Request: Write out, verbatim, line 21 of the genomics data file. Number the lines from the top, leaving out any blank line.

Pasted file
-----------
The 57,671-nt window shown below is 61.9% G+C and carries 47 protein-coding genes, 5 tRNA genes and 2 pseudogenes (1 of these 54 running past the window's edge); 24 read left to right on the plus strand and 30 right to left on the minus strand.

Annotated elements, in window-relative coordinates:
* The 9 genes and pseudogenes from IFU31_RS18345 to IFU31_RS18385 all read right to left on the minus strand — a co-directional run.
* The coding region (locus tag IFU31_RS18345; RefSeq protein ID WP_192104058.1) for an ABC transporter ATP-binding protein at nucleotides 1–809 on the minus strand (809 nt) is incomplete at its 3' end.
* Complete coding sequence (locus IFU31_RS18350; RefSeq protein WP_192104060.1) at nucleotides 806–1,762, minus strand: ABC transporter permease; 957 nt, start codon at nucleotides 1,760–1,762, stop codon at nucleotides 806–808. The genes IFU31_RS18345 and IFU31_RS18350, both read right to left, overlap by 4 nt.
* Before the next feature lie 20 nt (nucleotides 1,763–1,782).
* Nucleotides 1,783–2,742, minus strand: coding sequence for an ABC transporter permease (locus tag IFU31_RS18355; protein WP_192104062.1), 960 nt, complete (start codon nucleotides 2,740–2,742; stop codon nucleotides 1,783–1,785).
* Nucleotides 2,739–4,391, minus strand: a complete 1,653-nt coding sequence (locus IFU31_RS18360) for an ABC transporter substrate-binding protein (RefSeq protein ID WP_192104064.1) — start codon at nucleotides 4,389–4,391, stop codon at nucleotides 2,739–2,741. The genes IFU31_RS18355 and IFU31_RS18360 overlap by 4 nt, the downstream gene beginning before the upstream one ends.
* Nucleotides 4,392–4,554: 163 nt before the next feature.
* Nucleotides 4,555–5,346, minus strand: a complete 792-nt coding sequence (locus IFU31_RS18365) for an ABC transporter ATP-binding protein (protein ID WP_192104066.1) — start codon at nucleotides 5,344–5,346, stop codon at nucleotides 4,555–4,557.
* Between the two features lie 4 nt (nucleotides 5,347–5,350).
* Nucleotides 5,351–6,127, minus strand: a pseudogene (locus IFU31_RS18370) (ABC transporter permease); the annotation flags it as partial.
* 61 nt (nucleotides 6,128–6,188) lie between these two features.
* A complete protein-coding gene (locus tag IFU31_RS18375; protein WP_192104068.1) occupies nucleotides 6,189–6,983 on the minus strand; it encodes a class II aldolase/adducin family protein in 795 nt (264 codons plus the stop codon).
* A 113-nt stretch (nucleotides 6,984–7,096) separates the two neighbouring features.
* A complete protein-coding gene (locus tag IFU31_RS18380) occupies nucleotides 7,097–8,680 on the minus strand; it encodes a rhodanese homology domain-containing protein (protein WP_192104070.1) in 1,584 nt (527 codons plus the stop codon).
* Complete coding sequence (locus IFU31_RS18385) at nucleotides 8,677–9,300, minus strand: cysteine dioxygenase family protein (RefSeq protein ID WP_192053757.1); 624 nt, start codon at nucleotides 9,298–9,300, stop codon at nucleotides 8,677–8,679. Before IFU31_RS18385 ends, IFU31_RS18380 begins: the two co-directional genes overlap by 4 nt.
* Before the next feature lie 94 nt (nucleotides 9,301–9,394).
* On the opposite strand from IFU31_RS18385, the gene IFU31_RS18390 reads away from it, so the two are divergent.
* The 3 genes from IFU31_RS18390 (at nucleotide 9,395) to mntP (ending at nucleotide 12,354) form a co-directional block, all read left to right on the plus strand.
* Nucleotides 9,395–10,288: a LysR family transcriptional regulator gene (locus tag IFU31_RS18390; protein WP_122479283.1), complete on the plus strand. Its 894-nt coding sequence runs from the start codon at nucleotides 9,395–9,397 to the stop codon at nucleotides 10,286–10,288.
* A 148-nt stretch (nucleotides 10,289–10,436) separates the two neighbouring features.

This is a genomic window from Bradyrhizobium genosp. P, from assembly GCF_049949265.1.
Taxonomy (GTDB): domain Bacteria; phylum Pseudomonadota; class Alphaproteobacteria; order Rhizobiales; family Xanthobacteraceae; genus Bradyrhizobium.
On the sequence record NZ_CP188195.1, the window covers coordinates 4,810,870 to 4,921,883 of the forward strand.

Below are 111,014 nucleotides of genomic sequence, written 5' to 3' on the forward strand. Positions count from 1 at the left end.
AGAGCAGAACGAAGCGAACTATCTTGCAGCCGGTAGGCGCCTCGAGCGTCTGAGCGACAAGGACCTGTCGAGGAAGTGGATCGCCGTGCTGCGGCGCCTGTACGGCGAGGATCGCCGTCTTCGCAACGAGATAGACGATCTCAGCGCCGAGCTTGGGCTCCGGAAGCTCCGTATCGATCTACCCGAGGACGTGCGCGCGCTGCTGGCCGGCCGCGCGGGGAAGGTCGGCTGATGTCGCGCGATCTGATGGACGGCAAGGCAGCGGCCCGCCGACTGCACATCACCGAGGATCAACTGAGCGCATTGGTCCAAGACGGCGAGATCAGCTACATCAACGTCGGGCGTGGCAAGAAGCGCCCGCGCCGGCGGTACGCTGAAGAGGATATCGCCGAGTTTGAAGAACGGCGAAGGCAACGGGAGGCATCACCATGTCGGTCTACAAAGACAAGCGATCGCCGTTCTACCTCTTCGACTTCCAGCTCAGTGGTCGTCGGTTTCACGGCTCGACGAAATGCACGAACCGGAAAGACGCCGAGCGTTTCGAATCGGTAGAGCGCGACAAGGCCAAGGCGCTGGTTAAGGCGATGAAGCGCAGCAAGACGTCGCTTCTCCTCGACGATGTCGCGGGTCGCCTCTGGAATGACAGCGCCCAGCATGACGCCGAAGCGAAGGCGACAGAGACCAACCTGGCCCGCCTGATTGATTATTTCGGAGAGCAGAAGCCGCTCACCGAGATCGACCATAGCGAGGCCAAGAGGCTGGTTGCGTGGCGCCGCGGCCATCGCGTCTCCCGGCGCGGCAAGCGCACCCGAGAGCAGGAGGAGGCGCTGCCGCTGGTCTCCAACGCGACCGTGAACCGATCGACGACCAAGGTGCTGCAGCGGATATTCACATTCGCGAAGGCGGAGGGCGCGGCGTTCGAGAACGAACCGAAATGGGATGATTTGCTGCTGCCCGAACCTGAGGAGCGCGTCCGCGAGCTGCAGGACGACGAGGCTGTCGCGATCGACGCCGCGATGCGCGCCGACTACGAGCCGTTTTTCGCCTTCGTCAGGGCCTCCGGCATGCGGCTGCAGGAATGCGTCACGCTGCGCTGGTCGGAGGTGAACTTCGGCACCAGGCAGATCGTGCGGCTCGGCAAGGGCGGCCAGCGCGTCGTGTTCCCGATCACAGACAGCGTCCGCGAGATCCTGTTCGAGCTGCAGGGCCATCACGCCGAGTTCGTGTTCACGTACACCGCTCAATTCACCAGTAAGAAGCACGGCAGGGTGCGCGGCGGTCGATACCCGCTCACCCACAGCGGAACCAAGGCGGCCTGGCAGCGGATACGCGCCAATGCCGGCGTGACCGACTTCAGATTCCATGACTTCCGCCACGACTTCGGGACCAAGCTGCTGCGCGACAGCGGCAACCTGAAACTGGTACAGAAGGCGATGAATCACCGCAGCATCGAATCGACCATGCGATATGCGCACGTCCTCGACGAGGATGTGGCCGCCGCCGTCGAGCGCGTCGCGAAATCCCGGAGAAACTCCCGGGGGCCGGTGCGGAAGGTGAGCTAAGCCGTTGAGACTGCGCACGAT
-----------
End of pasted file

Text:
* Nucleotides 9,395–10,288: a LysR family transcriptional regulator gene (locus tag IFU31_RS18390; protein WP_122479283.1), complete on the plus strand. Its 894-nt coding sequence runs from the start codon at nucleotides 9,395–9,397 to the stop codon at nucleotides 10,286–10,288.